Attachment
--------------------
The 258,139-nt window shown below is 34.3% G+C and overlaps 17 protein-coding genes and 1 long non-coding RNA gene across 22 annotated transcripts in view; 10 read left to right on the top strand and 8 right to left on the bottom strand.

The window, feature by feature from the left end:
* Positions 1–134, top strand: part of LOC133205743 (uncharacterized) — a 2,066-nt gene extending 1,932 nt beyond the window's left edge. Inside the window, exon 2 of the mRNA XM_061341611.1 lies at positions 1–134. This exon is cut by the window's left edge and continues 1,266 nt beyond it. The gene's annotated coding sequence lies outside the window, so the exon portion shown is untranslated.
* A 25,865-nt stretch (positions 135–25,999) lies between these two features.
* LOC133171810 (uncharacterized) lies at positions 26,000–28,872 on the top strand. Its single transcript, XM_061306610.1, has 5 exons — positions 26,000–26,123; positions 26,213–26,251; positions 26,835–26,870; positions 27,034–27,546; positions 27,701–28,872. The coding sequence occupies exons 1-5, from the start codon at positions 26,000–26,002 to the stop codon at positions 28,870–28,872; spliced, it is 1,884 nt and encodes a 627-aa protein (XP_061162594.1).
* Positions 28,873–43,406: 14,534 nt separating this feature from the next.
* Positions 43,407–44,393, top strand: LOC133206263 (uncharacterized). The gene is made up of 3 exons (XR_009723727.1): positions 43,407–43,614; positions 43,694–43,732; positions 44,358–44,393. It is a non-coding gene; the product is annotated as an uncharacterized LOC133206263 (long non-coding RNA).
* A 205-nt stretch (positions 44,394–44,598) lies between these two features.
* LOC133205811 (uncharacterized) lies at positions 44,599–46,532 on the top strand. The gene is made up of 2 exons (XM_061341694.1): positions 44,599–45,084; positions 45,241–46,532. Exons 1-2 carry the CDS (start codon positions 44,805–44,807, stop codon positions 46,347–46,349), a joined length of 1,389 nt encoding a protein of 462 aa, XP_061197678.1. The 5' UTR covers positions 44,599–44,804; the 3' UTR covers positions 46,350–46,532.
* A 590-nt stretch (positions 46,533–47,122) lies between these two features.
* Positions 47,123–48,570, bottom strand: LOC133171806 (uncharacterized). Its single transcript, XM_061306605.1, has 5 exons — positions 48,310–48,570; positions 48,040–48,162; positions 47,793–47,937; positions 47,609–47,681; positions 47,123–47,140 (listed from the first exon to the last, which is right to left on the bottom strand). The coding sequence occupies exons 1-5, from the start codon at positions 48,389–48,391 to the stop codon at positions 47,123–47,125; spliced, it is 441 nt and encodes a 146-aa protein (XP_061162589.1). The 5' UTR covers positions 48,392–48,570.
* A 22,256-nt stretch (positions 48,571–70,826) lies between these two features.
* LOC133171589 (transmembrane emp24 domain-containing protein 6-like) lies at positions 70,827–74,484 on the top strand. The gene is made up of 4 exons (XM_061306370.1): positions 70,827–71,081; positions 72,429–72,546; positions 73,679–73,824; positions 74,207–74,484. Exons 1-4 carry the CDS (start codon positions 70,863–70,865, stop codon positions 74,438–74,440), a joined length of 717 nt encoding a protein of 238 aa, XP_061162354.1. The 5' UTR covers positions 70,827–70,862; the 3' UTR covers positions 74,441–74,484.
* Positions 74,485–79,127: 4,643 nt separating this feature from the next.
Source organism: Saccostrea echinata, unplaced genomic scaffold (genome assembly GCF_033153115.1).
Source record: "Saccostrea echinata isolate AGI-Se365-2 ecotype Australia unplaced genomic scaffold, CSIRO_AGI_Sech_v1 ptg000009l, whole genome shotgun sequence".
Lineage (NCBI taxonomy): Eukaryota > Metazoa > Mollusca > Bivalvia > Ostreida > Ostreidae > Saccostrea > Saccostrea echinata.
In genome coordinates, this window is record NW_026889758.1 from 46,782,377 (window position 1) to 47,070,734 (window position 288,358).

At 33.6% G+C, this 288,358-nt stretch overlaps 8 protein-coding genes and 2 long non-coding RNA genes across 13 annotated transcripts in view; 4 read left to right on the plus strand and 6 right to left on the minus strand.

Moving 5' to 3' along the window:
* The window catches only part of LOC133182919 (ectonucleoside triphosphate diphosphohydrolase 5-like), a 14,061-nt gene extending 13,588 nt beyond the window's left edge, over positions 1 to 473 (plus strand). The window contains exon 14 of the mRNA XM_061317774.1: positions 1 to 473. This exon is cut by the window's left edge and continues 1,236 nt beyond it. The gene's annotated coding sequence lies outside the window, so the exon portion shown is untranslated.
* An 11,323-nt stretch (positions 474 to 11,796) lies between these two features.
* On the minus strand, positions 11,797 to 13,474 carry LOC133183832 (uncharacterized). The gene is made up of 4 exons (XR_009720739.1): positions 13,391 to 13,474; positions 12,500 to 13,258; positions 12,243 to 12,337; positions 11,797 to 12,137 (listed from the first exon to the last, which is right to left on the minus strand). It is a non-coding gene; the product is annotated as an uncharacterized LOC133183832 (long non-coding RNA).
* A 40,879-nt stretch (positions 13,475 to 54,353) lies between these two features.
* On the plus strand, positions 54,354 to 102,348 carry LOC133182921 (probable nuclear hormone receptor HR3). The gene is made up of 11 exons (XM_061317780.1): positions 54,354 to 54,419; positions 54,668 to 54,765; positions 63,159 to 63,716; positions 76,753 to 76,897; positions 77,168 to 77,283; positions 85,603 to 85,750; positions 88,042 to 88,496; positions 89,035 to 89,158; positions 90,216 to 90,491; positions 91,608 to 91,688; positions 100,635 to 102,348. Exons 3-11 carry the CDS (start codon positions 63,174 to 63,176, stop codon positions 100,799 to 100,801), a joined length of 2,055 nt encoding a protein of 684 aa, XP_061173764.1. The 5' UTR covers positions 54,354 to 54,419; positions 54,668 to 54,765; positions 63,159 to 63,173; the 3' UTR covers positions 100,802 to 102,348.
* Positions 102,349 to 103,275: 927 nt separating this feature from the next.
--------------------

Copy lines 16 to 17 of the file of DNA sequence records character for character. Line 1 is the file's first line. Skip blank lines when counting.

Source record: "Saccostrea echinata isolate AGI-Se365-2 ecotype Australia unplaced genomic scaffold, CSIRO_AGI_Sech_v1 ptg000009l, whole genome shotgun sequence".
Lineage (NCBI taxonomy): Eukaryota > Metazoa > Mollusca > Bivalvia > Ostreida > Ostreidae > Saccostrea > Saccostrea echinata.